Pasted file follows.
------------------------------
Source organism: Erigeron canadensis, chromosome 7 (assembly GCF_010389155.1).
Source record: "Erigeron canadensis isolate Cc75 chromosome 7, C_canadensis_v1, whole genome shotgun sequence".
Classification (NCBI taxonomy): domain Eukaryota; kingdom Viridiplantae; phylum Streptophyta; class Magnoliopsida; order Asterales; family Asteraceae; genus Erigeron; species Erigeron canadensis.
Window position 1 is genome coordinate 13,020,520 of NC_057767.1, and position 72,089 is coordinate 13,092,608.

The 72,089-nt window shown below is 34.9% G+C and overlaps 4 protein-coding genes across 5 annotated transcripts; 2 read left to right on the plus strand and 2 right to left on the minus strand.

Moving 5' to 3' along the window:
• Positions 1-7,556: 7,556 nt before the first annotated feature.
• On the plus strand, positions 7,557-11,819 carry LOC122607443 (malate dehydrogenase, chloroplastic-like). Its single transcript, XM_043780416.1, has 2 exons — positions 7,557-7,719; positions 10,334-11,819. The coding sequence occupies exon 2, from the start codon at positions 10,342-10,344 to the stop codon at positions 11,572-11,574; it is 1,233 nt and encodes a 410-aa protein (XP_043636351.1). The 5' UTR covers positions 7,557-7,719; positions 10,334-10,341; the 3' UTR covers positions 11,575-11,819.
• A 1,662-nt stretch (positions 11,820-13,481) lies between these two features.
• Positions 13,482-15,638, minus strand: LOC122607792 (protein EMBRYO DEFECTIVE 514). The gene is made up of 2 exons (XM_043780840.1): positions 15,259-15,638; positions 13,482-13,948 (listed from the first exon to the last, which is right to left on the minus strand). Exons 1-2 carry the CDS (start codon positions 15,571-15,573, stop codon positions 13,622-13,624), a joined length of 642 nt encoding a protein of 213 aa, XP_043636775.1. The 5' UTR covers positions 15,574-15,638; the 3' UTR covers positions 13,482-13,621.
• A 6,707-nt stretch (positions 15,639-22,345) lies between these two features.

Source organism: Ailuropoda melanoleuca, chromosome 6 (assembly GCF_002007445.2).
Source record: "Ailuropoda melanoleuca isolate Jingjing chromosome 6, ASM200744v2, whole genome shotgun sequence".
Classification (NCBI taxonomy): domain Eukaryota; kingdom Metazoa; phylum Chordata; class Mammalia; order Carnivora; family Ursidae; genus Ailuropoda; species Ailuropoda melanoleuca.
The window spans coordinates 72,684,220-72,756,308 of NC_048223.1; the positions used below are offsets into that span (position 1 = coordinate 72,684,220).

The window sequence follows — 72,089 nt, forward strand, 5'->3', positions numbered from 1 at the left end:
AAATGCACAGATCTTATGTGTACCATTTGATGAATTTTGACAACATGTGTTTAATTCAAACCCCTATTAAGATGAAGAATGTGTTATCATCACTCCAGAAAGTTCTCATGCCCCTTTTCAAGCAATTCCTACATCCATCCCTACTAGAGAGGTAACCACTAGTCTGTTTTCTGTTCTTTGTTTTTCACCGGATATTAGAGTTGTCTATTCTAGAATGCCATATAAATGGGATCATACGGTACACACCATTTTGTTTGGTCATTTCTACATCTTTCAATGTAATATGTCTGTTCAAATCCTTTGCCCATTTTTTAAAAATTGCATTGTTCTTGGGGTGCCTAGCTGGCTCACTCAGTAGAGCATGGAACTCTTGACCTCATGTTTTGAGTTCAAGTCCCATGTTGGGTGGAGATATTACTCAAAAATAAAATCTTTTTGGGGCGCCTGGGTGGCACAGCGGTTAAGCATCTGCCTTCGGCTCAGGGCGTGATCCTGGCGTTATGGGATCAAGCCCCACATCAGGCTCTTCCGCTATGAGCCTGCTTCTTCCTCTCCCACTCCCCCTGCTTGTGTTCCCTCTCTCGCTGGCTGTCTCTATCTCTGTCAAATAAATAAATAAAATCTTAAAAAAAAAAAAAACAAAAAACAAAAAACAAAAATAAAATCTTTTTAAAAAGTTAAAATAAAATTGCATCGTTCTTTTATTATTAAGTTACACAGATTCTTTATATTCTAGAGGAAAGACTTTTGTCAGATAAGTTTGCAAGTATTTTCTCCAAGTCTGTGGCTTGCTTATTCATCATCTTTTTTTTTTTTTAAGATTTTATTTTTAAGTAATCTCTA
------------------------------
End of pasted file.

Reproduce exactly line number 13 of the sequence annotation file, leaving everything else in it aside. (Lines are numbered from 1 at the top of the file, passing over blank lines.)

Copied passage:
Source record: "Ailuropoda melanoleuca isolate Jingjing chromosome 6, ASM200744v2, whole genome shotgun sequence".